Clint Eastwood treated Cannes festival goers to a Cinema Master Class over the weekend. Eastwood served as President of the Jury at Cannes Film Festival in 1994.
The Oscar winning filmmaker spoke at the Debussy Theatre to present the restored copy of Unforgiven, which is celebrating its 25th anniversary at the Festival with Warner. On the 21st, he inaugurated the 70th ANNIVERSARY MASTERCLASS with a discussion in the company of American critic Kenneth Turan in the Buñuel screening room. The legendary actor and director freely spoke about his films, childhood and beginnings.
TO WATCH THE MASTER CLASS CLICK  HERE 
Clint Eastwood: ‘We are killing ourselves’ with political correctness
Legendary actor and film director Clint Eastwood told a crowd at the Cannes Film Festival Sunday that political correctness is killing the entertainment industry.
The Western film icon, who was visiting the festival in southern France for a 25th anniversary screening of his 1992 film “Unforgiven,” said America’s obsession with political correctness started around the time of the release of his 1971 movie “Dirty Harry,” according to The Hollywood Reporter.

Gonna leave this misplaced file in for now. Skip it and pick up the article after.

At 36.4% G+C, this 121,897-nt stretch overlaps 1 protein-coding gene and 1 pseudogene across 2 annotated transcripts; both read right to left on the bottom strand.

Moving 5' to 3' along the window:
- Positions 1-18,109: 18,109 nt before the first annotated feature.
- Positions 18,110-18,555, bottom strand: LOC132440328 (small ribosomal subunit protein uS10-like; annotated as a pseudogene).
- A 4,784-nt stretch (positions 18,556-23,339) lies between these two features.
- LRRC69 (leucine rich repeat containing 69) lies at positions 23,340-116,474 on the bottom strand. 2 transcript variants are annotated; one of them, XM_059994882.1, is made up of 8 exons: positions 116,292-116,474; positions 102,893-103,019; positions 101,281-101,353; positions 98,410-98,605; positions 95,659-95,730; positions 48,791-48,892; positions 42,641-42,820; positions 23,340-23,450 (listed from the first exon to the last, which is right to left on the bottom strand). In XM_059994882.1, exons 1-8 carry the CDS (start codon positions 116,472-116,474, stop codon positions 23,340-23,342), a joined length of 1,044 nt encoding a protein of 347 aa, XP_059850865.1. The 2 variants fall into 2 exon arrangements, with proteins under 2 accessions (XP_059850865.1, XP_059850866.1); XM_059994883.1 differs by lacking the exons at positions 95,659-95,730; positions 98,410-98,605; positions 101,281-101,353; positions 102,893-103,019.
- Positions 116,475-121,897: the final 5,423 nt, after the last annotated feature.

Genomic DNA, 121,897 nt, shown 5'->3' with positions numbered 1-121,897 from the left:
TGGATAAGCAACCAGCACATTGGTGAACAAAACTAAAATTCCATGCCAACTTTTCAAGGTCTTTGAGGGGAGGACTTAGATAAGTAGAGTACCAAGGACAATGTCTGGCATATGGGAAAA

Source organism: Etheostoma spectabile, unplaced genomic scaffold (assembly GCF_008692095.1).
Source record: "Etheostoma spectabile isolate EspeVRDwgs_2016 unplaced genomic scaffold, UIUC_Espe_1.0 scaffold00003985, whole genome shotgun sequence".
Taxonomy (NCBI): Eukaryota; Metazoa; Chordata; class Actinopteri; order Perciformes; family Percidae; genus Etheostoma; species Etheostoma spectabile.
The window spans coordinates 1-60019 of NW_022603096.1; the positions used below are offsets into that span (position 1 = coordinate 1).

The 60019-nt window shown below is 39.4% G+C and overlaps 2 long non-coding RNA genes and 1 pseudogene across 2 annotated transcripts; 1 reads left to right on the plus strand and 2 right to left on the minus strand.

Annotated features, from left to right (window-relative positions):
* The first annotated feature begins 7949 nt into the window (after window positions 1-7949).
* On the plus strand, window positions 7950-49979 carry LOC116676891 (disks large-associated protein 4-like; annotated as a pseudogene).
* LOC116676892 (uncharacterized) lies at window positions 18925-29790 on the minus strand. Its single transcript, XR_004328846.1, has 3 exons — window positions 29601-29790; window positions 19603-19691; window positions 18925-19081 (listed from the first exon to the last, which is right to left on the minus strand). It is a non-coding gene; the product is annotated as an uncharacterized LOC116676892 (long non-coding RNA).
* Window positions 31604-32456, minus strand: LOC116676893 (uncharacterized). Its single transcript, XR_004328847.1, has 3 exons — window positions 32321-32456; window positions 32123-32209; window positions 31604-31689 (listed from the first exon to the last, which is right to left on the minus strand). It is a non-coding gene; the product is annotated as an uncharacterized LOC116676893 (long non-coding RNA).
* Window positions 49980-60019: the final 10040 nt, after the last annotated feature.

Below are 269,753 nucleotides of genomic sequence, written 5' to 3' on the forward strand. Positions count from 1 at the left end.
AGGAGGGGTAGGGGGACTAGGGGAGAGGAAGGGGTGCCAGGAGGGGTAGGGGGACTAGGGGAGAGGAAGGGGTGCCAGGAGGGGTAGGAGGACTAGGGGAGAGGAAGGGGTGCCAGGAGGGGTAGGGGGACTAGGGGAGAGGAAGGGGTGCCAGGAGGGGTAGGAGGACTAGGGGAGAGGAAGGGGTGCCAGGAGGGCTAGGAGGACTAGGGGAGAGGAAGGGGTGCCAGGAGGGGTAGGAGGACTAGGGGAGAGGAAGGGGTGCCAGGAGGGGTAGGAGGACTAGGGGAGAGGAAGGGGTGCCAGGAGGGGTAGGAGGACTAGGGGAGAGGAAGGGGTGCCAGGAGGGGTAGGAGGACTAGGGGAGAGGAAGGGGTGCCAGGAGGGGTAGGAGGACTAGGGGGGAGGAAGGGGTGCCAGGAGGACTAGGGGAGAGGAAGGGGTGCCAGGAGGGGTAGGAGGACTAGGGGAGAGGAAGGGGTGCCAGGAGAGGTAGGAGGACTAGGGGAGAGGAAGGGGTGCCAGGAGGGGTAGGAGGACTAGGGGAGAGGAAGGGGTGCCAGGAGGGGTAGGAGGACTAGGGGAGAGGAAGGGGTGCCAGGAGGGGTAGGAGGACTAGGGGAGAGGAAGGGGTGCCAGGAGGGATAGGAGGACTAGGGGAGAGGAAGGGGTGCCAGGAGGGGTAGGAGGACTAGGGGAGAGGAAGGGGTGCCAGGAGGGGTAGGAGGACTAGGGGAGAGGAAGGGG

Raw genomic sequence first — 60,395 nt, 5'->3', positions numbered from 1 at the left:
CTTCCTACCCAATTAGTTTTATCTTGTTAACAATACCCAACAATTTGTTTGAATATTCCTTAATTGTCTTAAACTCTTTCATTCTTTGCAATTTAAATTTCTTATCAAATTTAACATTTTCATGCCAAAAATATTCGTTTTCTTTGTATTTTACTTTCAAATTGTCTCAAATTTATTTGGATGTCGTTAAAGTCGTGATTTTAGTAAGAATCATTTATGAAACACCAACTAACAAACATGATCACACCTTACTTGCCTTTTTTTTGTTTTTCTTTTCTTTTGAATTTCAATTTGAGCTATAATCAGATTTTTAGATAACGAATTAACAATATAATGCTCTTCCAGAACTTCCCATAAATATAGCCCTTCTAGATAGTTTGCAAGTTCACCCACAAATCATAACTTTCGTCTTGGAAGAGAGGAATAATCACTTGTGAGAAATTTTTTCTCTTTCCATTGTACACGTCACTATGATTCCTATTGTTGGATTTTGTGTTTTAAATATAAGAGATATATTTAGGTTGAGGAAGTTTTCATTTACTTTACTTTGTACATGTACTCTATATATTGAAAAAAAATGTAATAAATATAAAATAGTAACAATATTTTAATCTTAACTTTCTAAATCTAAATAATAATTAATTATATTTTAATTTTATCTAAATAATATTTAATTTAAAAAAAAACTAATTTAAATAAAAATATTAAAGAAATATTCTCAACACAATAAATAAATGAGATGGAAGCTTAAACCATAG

“It was far-out at that time, so I brought it to [director] Don [Siegel], and he liked it,” Mr. Eastwood said. “A lot of people thought it was politically incorrect. That was at the beginning of the era that we’re in now with political correctness. We are killing ourselves, we’ve lost our sense of humor. But I thought it was interesting and it was daring.”
Mr. Eastwood made the comments during a master class conducted by Los Angeles Times film critic Kenneth Turan. Mr. Eastwood, who went to Cannes to introduce the screening of “Unforgiven,” said he initially hadn’t planned to sit through the entire movie.
“I thought I’d just sit through the first five minutes, but after a while I thought, ‘This isn’t so bad, so maybe I’ll stay for it,’” he said, THR reported. “I enjoyed it. I saw a lot of things that I’d forgotten.”
Mr. Eastwood’s current movie project is “The 15:17 to Paris,” the Warner Bros. Pictures’ retelling of the 2015 heroics of three Americans who stopped an Islamic State attack on a train from Brussels to Paris.
By Jessica Chasmar - The Washington Times - Monday, May 22, 2017

Clint Eastwood does not rule out a return to Westerns
CANNES, May 21 — Clint Eastwood does not rule out making another Western, he said yesterday as he presented a 25th anniversary restored copy of Unforgiven at the Cannes Film Festival.
“When I read the (Unforgiven) script 25 years ago, I always thought that this would be a good last Western for me to do,” said the 86-year-old actor-director.
“And it was the last Western, because I have never read one that worked as well as this one since that. “But who knows, maybe something will come up in the future,” said Eastwood, who made his name in the TV series Rawhide and the so-called spaghetti Westerns of the 1960s, now considered classics. Unforgiven won four Oscars including Best Picture and Best Director for Eastwood who also starred. — Reuters